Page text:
John Holmes is so famous, he's infamous (as the Three Amigos would say). This is a Rashomon-like story about the events surrounding the Wonderland Murders of the early 1980's, in Los Angeles. The story is pieced together from the retelling of a few of the participants. There is story from the friend's perspective, namely David Lind (played by Dylan McDermott). He is a participant in the robbery assault at Eddie Nash's place (Eddie Nash is a infamous drug dealer - and is the suppose to be the same character Alfred Molina played in Boogie Nights) and is heavily into the drug scene. There is John Holmes' perspective (played by Val Kilmer), which makes him out to be a pawn stuck between two kings (with a severe case of cocaine cravings). There is also the patchwork recollections of John's wife (Sharon - played by Lisa Kudrow) and his girlfriend (Dawn - played by Kate Bosworth) that fill in the spaces between the two stories. It is basically the same time frame that we are looking at, just each character's version. The only thing that is missing is the perspective from the dead people. Paul Thomas Anderson's Boogie Nights portrays John Holmes as a slightly heroic character, with a tragic yet comedic karma. He is a caricature of a real person. He was more of less, a mixed up kid that got what he got through his "large" endowment. Director James Cox turns the comedy off and makes this episode in John's life into a nightmare for all of us watching. The details of the real life murders make this movie even more eerie. Val Kilmer took what he learned of Jim Morrison, from the Doors, enhanced the performance for the Salton Sea, and then further enhanced that to bring us the deterioration of John Holmes through cocaine. All of the actors pull off very realistic looking portrayal's of cocaine junkies. Josh Lucas' performance stands out as one of the best in the movie. He plays Ron Launius (I think this character is suppose to be the same as the Thomas Jane character from Boogie Nights). Ron was the leader of the gang, loved having John Holmes around as a novelty and had a cocaine craving like sharks enjoy blood. The cocaine use seems so realistic as to make one think. Did they really use Splenda ?? Where Boogie Nights has a bubblegum pop feel to it (lots of color and 70's nostalgia), Wonderland is dark. The action is fast and furious, with a lot of jumps. It is twitchy and grainy. There is no comedy, just a never ending pace, as if the director is trying to put us into the nervous, fast paced, edgy cocaine high to make us feel what the characters are feeling. This is a graphic movie. It has one of the most intensely violent scenes I have ever seen in a movie. It actually shows the murders themselves (through the eyes of John Holmes at first and then from a third person perspective). It is so graphic, it looks like police evidence of a crime. I had to pause after this scene and remind myself this was just a movie. This movie is definitely not recommended for everyone. I recommend it as a good alternative to Boogie Nights, for those interested in the other sides of John Holmes. -Celluloid Rehab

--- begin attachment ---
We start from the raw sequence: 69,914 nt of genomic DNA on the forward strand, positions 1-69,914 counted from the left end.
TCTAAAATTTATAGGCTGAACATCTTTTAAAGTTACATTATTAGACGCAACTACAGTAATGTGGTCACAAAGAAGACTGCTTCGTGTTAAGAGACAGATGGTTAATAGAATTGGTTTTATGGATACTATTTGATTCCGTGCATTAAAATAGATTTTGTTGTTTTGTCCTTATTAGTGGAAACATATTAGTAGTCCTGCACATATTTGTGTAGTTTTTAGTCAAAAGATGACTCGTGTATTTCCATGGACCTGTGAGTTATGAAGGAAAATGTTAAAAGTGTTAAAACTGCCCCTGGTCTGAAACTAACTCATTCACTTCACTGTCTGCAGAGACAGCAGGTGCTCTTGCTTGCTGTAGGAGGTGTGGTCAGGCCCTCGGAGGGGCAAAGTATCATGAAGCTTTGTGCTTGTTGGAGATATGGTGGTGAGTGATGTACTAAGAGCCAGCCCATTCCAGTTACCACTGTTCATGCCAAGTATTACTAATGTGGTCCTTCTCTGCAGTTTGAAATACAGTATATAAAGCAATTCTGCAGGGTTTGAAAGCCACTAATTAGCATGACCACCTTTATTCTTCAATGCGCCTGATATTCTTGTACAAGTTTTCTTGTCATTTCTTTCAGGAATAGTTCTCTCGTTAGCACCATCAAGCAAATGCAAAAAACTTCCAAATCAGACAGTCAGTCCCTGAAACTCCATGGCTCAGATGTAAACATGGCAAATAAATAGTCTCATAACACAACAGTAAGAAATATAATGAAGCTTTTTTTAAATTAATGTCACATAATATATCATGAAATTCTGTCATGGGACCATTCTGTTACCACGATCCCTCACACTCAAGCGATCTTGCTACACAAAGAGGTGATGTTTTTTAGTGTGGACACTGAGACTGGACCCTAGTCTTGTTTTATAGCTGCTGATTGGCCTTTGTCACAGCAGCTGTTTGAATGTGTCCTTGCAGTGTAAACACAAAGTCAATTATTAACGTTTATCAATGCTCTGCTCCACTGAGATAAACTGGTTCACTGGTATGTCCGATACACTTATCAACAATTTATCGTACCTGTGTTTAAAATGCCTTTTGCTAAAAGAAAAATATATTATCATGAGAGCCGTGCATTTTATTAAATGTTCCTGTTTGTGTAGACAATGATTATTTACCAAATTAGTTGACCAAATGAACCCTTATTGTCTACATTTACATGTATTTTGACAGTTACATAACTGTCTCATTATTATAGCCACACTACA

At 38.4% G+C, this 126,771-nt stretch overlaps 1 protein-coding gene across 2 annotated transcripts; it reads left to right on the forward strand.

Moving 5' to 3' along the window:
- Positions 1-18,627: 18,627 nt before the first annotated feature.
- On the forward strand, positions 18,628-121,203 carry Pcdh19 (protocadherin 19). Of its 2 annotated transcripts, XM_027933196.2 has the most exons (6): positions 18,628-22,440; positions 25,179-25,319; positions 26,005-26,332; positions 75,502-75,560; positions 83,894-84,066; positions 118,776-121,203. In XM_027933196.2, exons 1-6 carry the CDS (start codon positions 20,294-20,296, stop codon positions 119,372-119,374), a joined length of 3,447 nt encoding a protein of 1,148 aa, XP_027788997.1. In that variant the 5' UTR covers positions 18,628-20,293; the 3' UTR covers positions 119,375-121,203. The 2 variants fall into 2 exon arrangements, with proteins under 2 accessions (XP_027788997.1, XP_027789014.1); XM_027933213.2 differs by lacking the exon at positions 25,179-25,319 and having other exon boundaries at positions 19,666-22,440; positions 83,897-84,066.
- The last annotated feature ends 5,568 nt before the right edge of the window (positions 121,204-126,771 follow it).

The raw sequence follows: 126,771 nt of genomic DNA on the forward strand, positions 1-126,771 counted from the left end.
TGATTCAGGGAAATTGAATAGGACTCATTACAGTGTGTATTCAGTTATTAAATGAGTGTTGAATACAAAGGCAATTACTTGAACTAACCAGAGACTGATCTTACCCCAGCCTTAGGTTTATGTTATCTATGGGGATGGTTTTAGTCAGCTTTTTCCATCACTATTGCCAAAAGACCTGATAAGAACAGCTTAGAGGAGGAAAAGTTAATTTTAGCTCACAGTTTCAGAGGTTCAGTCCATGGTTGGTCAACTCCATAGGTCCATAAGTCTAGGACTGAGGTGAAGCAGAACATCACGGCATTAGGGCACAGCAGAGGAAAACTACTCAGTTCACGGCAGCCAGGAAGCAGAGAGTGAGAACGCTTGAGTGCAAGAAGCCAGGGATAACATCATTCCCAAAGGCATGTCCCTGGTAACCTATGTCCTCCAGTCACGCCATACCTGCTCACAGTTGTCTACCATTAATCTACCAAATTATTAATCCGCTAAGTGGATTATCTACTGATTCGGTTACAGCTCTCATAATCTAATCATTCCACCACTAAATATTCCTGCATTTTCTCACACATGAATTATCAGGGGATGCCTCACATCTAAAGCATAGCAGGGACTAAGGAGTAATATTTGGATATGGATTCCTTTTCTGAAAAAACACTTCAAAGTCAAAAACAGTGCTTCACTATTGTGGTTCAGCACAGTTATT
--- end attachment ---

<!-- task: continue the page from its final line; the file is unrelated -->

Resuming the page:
• The closest dramatisation of the Wonderland Avenue massacre